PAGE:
Former Red Sox pitcher Koji Uehara announces retirement
Koji Uehara announces baseball retirement at the age of 44. He was a Red Sox player for 4 years and was an invaluable member of the 2013 World Series.
Jim Allen of the Kyodo News dropped the news on Sunday that former Boston Red Sox reliever Koji Uehara would be announcing his retirement. Uehara stopped playing in MLB in 2017 when he went back to playing in Japan.
Uehara spent four of his nine MLB seasons with the Red Sox from 2013-2016. Throughout his time with the Sox, he had a 2.19 ERA, 291 strikeouts, and a 0.810 WHIP in 230 games. He ends his career being an All-Star, ALCS MVP, 2013 World Series champion and was among the 10 oldest players in MLB during four of his seasons.
He’s been part of the Japan League and he’s been a player in the Olympics. What hasn’t he done?
2013 was truly a magical season for Uehara. The Red Sox won the World Series, he finished 7th in the AL for Games Pitched, 4th for Situational Wins Saved, he was in the talks of being the AL Cy Young award winner and MVP. As WEEI’s Rob Bradford noted,
"“Through the run Uehara — the guy the Red Sox signed for $2 million to be an extra part in the 2013 bullpen — was perhaps the best closer in baseball. In those 193 games, Uehara offered a presence that was almost unimaginable. Over 192 2/3 innings, he struck out 244 and walked … 24. His batting average against in those three seasons was .174 with an ERA of 1.78.”"
Remembering Uehara’s stuff as a pitcher is truly a magical journey. Uehara typically threw around 88-mph, consistently throwing strikes, while keeping his walk ratio low. He had a killer 81-mph splitter and a uniquely nasty 90-mph fastball.
In April 2014, he made history for not allowing any walks from August 3, 2013 to April 20, 2014 . In the span of 36 games, he played 44 1/3 innings without giving up a walk.
Uehara’s pitching was quite unusual at a time when pitchers were starting to throw much, much harder. When you think about a pitcher who constantly is throwing strikes, one naturally thinks of a pitcher throwing at least 95-mph. How was he able to accumulate so many strikes with a 90-mph fastball? He allowed the confident attacking approach of hitters to be their own downfall as he buried them while nibbling the plate.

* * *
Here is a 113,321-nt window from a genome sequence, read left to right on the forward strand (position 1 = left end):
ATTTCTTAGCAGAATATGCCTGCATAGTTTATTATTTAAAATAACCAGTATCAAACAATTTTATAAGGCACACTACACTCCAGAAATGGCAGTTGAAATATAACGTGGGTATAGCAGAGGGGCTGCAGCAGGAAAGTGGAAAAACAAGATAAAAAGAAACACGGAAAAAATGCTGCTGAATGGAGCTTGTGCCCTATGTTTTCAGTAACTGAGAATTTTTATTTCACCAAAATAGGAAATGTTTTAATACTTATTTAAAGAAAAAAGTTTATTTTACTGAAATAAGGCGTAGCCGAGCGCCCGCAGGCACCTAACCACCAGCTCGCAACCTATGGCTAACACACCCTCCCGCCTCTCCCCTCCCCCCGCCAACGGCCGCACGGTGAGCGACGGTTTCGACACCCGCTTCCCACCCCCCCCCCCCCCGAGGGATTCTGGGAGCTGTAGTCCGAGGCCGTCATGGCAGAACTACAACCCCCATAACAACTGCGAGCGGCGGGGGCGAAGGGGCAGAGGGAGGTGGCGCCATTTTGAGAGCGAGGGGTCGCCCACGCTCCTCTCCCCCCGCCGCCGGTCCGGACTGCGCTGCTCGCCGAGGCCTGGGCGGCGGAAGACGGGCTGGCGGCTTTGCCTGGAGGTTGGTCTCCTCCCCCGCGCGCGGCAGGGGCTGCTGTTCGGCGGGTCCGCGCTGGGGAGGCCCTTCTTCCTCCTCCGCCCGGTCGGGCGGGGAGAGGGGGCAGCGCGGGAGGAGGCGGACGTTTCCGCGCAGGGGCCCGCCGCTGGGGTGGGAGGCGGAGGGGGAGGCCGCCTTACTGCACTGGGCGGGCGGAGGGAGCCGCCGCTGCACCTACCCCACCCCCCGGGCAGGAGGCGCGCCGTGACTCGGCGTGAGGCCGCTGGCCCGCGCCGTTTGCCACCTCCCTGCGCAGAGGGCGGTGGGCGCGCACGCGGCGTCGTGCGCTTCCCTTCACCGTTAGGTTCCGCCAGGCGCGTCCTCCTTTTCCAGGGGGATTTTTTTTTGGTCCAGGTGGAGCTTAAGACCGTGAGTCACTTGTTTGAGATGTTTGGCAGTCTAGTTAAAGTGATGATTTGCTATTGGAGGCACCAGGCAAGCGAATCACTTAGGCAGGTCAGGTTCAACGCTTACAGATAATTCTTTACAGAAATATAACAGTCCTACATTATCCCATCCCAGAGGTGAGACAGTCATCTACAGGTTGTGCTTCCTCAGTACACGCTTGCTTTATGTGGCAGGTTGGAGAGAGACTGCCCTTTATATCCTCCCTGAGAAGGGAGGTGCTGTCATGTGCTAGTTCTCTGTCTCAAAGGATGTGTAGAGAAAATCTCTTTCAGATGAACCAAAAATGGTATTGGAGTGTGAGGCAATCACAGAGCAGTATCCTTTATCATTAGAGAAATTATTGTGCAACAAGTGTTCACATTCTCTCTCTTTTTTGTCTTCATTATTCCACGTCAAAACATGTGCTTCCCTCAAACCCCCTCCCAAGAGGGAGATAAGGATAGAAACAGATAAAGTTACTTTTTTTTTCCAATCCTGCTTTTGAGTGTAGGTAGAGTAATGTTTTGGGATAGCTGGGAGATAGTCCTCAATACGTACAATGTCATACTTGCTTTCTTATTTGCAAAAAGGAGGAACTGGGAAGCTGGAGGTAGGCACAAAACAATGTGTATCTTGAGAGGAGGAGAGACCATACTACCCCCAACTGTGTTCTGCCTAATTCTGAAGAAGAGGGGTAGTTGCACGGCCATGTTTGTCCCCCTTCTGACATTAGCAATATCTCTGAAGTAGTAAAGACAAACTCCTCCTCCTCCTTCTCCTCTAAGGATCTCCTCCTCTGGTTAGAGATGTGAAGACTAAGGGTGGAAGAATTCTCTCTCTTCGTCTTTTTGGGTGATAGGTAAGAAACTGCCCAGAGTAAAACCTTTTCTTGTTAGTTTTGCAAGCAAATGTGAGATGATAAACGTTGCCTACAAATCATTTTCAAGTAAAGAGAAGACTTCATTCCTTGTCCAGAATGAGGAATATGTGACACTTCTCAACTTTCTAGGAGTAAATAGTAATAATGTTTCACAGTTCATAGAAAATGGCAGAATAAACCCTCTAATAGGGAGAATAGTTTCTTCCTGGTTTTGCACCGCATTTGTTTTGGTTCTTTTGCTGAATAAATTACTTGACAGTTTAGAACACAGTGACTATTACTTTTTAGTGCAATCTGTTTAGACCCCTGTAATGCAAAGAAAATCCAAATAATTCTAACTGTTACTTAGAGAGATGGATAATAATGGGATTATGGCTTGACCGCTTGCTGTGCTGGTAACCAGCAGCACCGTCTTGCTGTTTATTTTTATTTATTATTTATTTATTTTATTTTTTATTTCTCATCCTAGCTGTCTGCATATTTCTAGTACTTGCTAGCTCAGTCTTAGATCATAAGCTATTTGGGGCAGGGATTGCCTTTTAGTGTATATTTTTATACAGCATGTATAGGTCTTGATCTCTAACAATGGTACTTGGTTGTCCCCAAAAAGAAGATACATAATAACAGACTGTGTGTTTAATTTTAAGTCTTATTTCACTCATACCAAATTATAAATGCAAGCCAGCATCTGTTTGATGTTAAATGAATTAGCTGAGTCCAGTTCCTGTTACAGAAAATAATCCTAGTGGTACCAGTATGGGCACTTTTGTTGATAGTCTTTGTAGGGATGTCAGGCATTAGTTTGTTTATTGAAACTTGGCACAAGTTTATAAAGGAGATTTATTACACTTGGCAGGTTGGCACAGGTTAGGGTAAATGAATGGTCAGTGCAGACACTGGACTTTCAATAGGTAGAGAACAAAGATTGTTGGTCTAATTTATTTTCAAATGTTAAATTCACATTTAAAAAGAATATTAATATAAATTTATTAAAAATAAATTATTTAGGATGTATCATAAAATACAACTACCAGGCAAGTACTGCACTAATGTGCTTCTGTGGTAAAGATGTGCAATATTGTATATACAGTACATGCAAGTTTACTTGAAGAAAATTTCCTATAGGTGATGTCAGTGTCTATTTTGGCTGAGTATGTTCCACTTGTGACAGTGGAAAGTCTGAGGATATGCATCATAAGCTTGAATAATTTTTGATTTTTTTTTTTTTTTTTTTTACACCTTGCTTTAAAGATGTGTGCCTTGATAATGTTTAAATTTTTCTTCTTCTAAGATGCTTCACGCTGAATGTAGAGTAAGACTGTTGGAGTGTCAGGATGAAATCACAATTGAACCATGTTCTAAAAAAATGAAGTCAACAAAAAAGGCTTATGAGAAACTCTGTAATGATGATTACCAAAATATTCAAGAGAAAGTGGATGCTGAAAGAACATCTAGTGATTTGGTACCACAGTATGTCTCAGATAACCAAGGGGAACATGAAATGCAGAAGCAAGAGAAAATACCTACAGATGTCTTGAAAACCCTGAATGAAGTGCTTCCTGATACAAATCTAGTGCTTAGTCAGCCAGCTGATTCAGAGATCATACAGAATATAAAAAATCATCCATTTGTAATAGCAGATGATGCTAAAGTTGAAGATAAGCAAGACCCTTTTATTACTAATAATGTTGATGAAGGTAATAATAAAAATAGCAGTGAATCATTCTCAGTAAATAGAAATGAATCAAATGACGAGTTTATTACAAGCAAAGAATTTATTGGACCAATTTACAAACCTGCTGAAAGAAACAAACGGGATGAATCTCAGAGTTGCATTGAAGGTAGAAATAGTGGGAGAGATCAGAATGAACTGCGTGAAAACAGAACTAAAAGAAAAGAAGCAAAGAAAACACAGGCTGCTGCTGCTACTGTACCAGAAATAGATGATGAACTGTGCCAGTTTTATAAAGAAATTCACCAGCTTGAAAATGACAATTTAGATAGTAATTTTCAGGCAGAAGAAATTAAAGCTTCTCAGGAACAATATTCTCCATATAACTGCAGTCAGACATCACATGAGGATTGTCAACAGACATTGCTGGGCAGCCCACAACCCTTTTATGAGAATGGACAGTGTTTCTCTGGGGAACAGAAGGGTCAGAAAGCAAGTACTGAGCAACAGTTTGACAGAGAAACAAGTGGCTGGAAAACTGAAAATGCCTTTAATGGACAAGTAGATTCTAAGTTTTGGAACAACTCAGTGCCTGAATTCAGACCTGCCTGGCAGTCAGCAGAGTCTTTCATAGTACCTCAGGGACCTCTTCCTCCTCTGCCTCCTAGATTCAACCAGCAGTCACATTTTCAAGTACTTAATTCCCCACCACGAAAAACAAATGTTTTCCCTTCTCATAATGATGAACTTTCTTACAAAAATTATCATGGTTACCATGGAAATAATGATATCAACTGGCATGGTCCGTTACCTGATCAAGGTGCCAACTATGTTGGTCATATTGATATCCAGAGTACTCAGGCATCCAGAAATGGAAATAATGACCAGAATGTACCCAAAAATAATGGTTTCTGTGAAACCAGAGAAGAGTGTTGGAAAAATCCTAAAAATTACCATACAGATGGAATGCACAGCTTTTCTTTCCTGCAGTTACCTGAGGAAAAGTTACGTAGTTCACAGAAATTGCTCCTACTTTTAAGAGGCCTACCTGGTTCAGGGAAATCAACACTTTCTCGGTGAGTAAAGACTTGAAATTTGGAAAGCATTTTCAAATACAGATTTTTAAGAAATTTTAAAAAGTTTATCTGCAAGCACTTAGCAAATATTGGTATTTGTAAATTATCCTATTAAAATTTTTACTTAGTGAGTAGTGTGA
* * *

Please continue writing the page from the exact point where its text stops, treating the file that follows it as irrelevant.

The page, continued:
Where did his drive come from? Uehara wore number 19 as a tribute to the place he was at when he was 19 years old. Can you remember where you were at 19? It is an age of self-discovery, of feeling lost, of big dreams seemingly getting further and further away from our reach. When Uehara was 19 years old, he wasn’t playing baseball or in school. Instead, he was working a security job. He had dreams of becoming a teacher. He always liked playing sports, so being a physical education teacher seemed right to him. He used the memory of this period in his life as his motivating factor.
His dreams seemed out of reach, but he continued to work towards them (one step forward, two steps back). His success can be attributed to the fact that he never stopped grinding, never stopped pushing himself. His experience forced him to develop a remarkable work ethic. His hard work paid off. As Uehara noted in a press conference with the Chicago Cubs,
"“The pure joy that I feel when I play baseball, that I feel towards baseball, that passion drives me. The fact that I feel that any day my baseball career might end, the focus that I bring to baseball just comes out that way.”"
Manager John Farrell liked him for his adaptation ability to be used for 8-11 pitch innings, the good shape that he kept himself in, and his overall work ethic. With the uniqueness to his pitching style, he an upper hand on most relief pitchers. He could stay in the game for a longer period or be used more frequently than most.
More from Red Sox News
- Red Sox Nation deserves far more from Fenway Sports Group
- Bizarre trade deadline comes back to haunt Red Sox after Nathan Eovaldi departure
- Red Sox’ Moneyball-style offseason continues with Corey Kluber contract
- Rich Hill’s Red Sox departure puts him within striking distance of unique MLB record
- Red Sox offseason takes another nasty hit with Nathan Eovaldi departure
Uehara had experience playing in Japan and with Olympic teams before making the move to MLB. I think what really drew managers to him was his work ethic. By the time he played with Boston, he had racked up the experience. Having been in high-stress situations, he was more adapted to dealing with pressure-filled moments.
In speaking about his wide array of experience, things could have shaped up very differently for Uehara. He had the opportunity to play in the U.S. after college with the Angels but turned down the offer. What would have happened if he came to the States to begin his career? He made the decision to stay in Japan because of his uncertainty about achieving success in the States. According to Uehara,
"“I feel that if I did come over, I’d get hurt and my career would have been over. The difference between the mound in Japan, the firmness, the language barrier, the ball, the difference, I probably would have had a lot of difficulty adapting.”"
Ultimately, no amount of speculation could ever help us to know what would have happened. As Red Sox fans we were lucky to experience his immense talent for four seasons. It’s remarkable that he’s been able to play for as long as he has. He joins other players like Ichiro Suzuki, Bartolo Colon, R.A. Dickey, LaTroy Hawkins and others in being active pitchers while in their 40s.
Uehara was a fan favorite during his time in Boston who was always smiling, and always riling up his teammates.